Welcome to the New Workplace

The Big Quit and the New Rules of Engagement


The following is adapted from the introduction to Dr. Merrylue Martin's new book, The Big Quit Survival Guide, in which she documents the dynamics of the Big Quit, also called the Great Resignation, and the new rules of employee engagement needed to hire and retain the best.

What a difference a global pandemic makes. Workplaces used to buzz with life in physical locations. Meeting facilities and conference rooms were booked weeks or even months out. Business travel was part of the everyday norm. Organizations focused on meeting business goals, and people leaders focused on coaching their employees to achieve their next personal best.


And then in an instant it all changed.


There went the playbooks with all the workplace norms as we knew them, and many top performers disappeared right along with them as well. While it remains to be seen what parts of the old normal will return, if anything, all we can bet on for the foreseeable future is that everything is completely different now.


No one in the labor market has been immune from the fallout of the Great Resignation or Turnover Tsunami as it’s been called. If you’re a people leader in a large corporation, small business, government sector, or nonprofit, you are likely still feeling the aftershocks while you assess the damage, sift through the shards, and begin gluing the workplace pieces back together only to discover the old pieces aren’t quite fitting the same way as they used to.

Yes, more people have recently left their jobs in record numbers and, yes, in the lower paying sectors may continue to do so, and we continue to read they are never coming back. To an extent that is true. Those pushing retirement prior to the pandemic decided to do so early. Some of your former employees are retraining for new careers. Many have started their own businesses as record numbers of applications for LLCs and sole proprietorships have been filed. Some are looking to enter higher paying industries, and others have simply dropped out of work in search of more meaningful purpose and fulfillment, at least until the money runs out.


But in the middle of this Great Resignation, we’re also starting to see something else brewing. It’s looking more like a Great Reemergence or maybe a Great Reset or a Greater Reshuffling. Dare we say there may be some actual hope among all the dismal labor shortage statistics? There’s even some chatter about the coming Great Rebound where the top talent who once fled to greener pastures have since decided there’s no place like home and want to come back.


People will return to work, just not with the same mindset they had when they left. For many employees the pandemic struck a nerve about the fragility of life and prompted a renewed sense of purpose and clarity. Work is now only one of the many puzzle pieces that must appropriately fit into the overall picture they define as “life.”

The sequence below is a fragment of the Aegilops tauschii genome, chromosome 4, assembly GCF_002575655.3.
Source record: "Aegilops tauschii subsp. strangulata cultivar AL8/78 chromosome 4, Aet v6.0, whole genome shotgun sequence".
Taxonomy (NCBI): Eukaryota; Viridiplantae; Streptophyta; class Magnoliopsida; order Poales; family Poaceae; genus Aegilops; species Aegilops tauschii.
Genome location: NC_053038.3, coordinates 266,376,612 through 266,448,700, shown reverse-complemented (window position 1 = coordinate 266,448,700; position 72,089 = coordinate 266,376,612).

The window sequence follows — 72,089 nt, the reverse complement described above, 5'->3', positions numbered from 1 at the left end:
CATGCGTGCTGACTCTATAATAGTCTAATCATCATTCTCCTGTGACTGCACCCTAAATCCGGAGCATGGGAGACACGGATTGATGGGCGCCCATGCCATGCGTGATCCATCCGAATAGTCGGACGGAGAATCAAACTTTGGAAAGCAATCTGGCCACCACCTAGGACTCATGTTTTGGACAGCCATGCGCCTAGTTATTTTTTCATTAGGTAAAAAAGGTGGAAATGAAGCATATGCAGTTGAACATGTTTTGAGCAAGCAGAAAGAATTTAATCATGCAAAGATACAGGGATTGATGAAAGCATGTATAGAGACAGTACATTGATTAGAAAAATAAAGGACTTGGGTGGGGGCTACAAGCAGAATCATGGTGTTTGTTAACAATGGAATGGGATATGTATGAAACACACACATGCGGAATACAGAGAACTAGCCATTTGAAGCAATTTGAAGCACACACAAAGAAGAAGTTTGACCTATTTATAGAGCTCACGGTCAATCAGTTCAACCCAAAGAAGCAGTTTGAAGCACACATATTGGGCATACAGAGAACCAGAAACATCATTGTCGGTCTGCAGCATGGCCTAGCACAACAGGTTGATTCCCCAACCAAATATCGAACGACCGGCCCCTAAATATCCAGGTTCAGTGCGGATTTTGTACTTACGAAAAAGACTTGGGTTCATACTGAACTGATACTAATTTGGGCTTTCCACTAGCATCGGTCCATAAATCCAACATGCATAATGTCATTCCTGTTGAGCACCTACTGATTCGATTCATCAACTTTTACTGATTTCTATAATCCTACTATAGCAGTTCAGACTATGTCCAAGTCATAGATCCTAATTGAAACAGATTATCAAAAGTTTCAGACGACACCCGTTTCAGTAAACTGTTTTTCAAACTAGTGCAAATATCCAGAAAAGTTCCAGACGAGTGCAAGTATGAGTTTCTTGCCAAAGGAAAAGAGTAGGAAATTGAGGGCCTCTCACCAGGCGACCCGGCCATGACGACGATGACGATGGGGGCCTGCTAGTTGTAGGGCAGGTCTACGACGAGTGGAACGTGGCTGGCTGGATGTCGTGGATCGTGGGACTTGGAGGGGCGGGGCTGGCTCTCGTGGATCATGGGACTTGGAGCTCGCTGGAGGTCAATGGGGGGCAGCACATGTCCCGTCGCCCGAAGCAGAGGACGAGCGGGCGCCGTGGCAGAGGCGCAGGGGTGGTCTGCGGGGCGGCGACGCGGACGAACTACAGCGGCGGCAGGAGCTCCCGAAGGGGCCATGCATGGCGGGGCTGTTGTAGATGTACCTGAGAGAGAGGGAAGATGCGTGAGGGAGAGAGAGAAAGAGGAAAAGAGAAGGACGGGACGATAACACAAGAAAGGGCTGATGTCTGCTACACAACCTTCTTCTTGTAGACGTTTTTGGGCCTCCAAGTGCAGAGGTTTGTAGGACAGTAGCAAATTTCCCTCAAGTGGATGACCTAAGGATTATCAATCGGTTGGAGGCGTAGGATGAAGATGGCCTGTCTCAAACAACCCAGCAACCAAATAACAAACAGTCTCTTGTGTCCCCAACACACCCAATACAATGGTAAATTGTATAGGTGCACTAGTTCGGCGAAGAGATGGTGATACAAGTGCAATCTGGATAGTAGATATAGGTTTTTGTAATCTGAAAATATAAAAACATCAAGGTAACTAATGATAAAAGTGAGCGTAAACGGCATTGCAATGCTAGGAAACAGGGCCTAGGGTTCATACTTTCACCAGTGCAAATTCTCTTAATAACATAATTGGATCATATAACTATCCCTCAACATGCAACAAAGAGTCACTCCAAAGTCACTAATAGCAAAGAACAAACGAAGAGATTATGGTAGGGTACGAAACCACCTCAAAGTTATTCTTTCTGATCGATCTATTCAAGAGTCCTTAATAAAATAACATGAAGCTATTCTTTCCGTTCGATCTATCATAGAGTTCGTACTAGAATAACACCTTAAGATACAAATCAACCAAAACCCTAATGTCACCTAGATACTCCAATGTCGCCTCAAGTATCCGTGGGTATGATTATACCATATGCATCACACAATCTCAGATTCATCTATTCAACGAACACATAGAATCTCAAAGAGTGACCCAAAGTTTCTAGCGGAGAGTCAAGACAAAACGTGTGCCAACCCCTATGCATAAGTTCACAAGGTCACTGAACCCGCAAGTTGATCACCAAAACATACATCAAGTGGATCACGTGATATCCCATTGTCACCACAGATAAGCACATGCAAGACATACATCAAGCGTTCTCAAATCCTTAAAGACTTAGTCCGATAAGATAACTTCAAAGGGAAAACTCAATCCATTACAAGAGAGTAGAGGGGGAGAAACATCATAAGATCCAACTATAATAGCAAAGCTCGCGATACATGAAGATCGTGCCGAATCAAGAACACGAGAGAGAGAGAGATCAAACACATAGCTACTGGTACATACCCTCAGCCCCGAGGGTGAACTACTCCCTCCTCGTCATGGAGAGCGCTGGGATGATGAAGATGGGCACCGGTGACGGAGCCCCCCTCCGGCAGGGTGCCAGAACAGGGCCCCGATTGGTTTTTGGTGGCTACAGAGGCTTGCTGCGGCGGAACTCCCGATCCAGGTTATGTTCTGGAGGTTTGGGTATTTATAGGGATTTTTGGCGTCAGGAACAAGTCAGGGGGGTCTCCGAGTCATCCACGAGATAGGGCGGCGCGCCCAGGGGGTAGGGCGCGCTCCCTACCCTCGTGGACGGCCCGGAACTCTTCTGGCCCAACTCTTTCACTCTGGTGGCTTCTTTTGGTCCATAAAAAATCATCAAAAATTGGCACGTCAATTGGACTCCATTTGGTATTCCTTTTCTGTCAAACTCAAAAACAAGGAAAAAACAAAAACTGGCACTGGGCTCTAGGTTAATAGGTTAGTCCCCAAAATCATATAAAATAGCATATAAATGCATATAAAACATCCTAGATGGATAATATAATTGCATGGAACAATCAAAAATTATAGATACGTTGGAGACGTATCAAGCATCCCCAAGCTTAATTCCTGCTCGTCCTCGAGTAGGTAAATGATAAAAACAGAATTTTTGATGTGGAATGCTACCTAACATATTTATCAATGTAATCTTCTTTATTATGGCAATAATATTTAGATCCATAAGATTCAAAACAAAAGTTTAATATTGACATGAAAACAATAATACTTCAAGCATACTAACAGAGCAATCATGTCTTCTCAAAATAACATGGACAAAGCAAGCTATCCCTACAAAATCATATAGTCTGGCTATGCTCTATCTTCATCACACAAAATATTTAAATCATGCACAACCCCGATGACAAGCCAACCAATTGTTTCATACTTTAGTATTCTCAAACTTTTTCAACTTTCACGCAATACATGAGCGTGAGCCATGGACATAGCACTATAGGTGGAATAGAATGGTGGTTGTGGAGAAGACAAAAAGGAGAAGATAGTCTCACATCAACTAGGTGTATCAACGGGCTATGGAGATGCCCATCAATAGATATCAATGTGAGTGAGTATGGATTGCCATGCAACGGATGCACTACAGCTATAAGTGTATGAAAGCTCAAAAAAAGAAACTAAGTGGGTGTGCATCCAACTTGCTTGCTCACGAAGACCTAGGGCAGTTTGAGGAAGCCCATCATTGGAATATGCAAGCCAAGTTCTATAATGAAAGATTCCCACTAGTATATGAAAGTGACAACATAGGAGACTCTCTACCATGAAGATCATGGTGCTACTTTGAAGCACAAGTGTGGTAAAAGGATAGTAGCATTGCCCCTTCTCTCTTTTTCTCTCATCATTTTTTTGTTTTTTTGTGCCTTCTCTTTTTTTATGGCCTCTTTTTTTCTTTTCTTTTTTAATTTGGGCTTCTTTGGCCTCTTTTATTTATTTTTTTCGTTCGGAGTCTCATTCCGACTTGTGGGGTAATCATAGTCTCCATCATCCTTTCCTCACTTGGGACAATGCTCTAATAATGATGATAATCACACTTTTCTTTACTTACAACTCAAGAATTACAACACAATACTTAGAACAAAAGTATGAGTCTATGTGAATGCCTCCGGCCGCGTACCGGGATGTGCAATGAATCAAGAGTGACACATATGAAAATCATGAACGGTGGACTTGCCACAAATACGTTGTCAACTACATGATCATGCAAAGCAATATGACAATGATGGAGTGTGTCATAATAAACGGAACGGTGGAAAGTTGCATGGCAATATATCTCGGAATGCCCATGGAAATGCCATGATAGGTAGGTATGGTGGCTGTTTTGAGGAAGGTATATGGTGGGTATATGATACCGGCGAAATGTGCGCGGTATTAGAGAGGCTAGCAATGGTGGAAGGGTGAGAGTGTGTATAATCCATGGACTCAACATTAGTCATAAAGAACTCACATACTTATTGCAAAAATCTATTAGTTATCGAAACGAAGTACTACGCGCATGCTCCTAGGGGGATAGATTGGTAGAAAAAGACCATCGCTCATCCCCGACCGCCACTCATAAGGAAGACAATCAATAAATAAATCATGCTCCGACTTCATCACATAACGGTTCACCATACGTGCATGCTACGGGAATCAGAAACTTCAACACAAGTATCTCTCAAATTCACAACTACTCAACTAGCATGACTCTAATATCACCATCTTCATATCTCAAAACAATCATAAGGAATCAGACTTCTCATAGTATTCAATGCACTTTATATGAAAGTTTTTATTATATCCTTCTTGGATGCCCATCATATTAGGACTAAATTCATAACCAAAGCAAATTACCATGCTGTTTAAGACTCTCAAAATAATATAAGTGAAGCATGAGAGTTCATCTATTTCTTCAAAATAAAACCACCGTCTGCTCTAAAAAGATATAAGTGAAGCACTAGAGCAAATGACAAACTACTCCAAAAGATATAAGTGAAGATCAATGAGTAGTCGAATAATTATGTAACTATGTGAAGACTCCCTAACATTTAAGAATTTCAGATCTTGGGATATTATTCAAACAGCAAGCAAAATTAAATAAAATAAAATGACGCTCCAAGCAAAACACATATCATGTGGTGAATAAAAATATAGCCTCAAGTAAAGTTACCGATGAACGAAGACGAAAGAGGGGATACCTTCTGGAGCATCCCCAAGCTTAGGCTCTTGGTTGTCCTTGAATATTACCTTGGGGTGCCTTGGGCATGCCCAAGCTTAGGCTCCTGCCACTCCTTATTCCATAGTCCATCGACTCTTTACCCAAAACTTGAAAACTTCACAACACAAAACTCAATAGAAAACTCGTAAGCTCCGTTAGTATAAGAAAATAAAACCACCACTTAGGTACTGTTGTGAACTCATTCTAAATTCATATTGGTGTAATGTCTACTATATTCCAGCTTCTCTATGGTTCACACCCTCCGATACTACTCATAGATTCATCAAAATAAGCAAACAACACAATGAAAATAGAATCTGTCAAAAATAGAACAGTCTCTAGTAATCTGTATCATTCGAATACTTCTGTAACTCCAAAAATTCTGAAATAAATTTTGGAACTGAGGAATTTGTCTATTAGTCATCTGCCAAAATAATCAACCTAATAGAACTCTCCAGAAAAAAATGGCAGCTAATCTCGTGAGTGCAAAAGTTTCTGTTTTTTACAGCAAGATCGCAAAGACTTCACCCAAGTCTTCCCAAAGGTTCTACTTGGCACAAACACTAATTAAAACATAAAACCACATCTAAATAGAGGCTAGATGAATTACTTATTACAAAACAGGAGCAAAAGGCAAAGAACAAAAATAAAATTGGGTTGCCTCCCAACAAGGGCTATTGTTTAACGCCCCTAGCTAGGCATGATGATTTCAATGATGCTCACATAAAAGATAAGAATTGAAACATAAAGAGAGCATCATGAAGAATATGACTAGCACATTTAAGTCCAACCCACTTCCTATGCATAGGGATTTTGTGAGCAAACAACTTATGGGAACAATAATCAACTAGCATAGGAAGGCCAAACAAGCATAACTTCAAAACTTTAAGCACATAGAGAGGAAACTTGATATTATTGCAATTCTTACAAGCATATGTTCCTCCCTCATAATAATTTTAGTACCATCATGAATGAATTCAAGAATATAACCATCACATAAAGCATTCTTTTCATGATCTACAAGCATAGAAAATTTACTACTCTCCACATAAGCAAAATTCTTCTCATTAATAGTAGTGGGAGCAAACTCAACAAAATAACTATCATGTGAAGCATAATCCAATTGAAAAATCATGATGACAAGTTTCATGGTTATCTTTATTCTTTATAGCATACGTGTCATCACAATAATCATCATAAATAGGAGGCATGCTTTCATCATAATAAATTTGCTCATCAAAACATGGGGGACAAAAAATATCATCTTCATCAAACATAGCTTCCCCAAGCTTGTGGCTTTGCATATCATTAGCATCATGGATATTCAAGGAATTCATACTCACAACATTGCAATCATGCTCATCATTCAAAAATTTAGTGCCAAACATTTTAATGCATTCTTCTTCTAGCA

The companies that understand this renewing of the mind that’s occurring and are willing to put the processes in place to support it will be the winners in attracting and keeping the top talent that’s waiting to land. So get ready to welcome them and jump on rebuilding a workplace that will continue to attract and keep your best people going forward.

If your talent has stayed with you through these past several months, now is certainly the time to make sure you’re doing everything in your power to keep them. If you’ve lost top performers, rest assured there’s plenty of talent still out there looking, but they are taking their time and being intentional about their next employment move.

The purpose of this book is to help people leaders navigate the new work environment, fully grasp what is going on inside the reemerging employee’s mindset, and understand what it will take to attract and keep them. In many ways the pandemic has also become the Great Catalyst.


As the dust continues to settle, we will see many positive changes and outcomes resulting in stronger, more authentic, and productive work environments. Employees are returning with different expectations. How we successfully engage with them will be different, and keeping them will certainly take a different approach. To get a quick sense of what this “different” might look like for people leaders, consider these true or false questions. (If you want to find out now how you did, pick up a copy of the Big Quit Survival Guide and take a peek at chapter 17 to see the answers.)

​T

​F

I am confident that each of my top performers feels they are getting the right balance of respect and rewards in return for the work required of them.

​T

F

​The team leader is primarily responsible for their employees’ retention.

T

F

​What employees want most right now is empathy.

T

F

​Respect is defined differently by the person receiving it; therefore, I am aware of what it uniquely means to each of my employees.

T

F

​Remote employees need just as much attention as those on-site.

On the surface some of these statements may appear obvious or maybe not. If you had to think about a couple of them, that’s the idea. For example, if you answered false to the last question, excellent choice! Remote employees need more attention from you than your on-site people in order to counterbalance some of the unique challenges they are facing, like isolation. These questions and many others about how to navigate this new workplace and employees’ expectations are addressed throughout the book.